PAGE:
The other upgrade I am awaiting is for my PC. I'm looking to either adopt AMD's 4x4 platform that will be coming out soon or a dual-core AMD chip. I am sticking with AMD because it will be cheap, it runs on a matured platform, and I'll be able to upgrade to the AM3 chips in the coming years. My current PC will be "demoted" to a media PC; I'll just have to purchase an HD card for it, and an HDTV of course. I hope that despite all of the expenses I have to accomodate for my parents I will be able to make this purchases within the next 6 months, but it is hard to tell at this point.

Time to enjoy my two weeks off before I start my new job as a Software Engineer. I've sold my soul but I hope that I will remain me and still have some me-time.

Later Kids!

Monday, July 24, 2006

I'm not sure how I feel about this AMD / ATI merger. I definately agree and have even stated in a previous blog entry that it would be great to see the ability to add a GPU to a motherboard the same way a CPU is socketed, and with AMD's modular chip architecture this will become a reality. However, I don't believe it is necessary for AMD to own a graphics chip company in order to carry this out. I believe that Nvidia and ATI would support AMD's endeavors in the coming years and develop expansion cards that work directly with the CPU. By purchasing ATI, AMD is potentially alienating NVidia and Intel, restricting graphic chip sales and limiting competition in the graphics market for both Intel and AMD. Besides, NVidia has been developing incredible chipsets and graphics solutions for AMD systems, and it would be a shame to see that disappear or to see AMD cripple due to competition from NVidia. This deal is still pending approval from ATI's board, and although this is a great deal for ATI shareholders, I'd almost like to bank on the deal falling through. Although I support ATI as much as NVidia, I don't believe purchasing ATI is in the best interests of AMD.

Update: Check out the Anandtech article concerning this merger.

Saturday, July 22, 2006

I have a couple of things I'd like to cover with this post. First of all, I feel it is necessary to cover Intel's latest chip architecture, because I honestly am impressed and glad that Intel has finally decided to port the Pentium M architecture to desktop and server chips. I also have a few things to say about the Net Neutrality debate. I hope I don't spend too much time with these topics because I'd really like to run to Copps and pick up a few things for lunch goods and dinner tonight.

Conroe is essentially an expansion of the Pentium M architecture; it consists of a 14-stage pipeline (the Athlon64 uses 12) with 4 instruction decode units, 3 integer units, and 3 (2 concurrently-operational) 128-bit SSE units (compared to 2 64-bit SSE units in the Athlon64).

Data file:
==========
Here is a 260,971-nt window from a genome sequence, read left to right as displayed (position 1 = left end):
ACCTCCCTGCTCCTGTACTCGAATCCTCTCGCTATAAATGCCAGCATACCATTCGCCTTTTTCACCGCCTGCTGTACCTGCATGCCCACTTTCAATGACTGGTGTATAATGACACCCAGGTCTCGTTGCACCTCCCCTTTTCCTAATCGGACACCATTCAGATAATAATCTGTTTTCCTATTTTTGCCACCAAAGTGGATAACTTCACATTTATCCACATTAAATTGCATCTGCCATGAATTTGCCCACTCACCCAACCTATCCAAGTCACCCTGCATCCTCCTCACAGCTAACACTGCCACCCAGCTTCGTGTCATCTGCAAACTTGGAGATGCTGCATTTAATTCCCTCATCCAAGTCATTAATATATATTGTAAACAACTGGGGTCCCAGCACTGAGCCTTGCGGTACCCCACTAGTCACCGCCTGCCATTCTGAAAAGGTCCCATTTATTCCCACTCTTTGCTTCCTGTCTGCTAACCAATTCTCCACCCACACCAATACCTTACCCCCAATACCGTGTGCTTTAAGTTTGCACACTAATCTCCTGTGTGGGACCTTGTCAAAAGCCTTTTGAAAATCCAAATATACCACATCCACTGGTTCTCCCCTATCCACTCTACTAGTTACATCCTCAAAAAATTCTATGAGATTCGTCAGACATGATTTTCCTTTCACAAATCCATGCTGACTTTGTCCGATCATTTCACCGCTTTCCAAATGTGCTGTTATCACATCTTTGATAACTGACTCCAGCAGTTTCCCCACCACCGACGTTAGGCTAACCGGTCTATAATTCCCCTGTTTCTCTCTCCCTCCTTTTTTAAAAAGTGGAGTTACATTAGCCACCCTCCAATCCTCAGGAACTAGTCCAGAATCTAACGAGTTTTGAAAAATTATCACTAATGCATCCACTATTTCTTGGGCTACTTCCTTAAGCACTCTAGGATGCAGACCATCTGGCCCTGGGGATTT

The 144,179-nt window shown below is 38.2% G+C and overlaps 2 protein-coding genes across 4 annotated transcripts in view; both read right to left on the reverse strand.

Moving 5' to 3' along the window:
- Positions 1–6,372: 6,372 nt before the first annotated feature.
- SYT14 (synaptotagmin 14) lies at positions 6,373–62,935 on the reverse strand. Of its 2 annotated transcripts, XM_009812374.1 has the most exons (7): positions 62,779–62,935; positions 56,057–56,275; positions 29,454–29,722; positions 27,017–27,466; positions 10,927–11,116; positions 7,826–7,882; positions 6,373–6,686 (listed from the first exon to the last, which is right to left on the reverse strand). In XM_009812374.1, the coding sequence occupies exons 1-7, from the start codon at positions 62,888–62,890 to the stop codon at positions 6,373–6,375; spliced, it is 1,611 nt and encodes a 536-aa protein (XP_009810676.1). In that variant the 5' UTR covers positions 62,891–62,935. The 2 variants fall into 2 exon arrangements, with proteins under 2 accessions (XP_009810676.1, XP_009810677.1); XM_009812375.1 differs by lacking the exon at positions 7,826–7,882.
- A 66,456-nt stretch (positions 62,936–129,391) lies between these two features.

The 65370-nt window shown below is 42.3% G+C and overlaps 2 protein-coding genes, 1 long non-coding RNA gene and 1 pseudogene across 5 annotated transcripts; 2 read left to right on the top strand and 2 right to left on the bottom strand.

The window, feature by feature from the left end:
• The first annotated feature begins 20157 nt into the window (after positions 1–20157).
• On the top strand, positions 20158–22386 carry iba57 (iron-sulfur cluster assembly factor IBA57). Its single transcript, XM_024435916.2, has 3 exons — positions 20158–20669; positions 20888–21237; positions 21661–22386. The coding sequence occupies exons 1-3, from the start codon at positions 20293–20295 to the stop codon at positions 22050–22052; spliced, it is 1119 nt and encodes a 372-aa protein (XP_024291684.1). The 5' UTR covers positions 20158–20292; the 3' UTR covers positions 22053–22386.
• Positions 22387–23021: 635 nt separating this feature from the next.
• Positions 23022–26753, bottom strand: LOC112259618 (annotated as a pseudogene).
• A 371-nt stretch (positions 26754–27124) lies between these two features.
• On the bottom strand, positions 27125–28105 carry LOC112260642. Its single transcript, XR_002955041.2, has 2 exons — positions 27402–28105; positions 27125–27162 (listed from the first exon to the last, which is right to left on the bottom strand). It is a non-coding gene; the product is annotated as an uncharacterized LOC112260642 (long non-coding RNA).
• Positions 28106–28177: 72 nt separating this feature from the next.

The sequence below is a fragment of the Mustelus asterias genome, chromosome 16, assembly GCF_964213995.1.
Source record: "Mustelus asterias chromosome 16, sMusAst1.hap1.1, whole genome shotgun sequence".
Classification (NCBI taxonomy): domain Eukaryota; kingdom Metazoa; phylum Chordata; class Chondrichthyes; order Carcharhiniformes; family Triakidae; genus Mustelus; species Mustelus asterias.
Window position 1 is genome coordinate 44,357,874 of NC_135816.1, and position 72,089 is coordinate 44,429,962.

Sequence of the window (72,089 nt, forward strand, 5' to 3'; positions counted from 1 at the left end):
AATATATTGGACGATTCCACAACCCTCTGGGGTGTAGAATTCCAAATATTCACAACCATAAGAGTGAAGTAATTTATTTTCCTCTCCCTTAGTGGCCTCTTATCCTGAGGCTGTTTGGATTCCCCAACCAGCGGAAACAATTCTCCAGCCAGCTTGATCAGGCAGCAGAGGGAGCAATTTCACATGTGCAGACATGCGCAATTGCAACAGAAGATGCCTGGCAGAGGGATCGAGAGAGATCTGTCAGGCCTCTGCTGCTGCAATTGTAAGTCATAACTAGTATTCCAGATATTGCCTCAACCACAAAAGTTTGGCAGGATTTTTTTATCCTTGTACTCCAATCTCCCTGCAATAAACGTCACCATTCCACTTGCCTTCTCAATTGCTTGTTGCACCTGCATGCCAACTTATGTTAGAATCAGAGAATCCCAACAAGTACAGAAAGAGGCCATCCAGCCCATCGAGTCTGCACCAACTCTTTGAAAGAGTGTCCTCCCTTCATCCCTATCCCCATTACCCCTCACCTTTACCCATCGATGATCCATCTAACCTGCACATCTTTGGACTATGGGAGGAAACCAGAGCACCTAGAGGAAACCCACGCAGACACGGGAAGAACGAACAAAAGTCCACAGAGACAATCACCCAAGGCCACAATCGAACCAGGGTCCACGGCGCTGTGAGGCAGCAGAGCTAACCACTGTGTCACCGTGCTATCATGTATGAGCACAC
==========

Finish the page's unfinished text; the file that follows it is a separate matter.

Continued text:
Conroe also utilizes prefetching to a greater extent than the Pentium 4 or the Athlon64 but still gives priority to loads. I think the most interesting optimization added to the Core is Memory Disambiguation; in Intel's implementation, a dynamic alias predictor is used to determine if a preceding store will be writing to the same address as the pre-empting load, and since the likelihood of this is reported to be 1-2%, having loads execute out of order allows for a large performance boost. For more detailed information, check out Anandtech's article comparing the two architectures here.

Ultimately, I am just glad to see further advancements in computer architecture and more competition; in fact, it looks like the Athlon64 5000+ should be under $300 in the near future due to the Core 2 Duo. Memory bandwidth constraints has been a limiting factor in microprocessor systems for at least the past 5 years, and the approaches taken by AMD and now Intel allows to better utilization of the resources available. The on-chip memory controller utilized in the Athlon64 and the prefetching, load forwarding and out-of-order execution techniques, and the larger caches present in the Conroe-based processors demonstrate the acknowledgement of better memory utilization in modern microprocessors. It also allows for more efficient use of the hardware, as demonstrated by lower power consumption in both the Intel and AMD CPUs. Ultimately, the Pentium M team chose the right approach by creating a more efficient microprocessor design for power consumption, and likewise for the Athlon team in terms of staying competitive.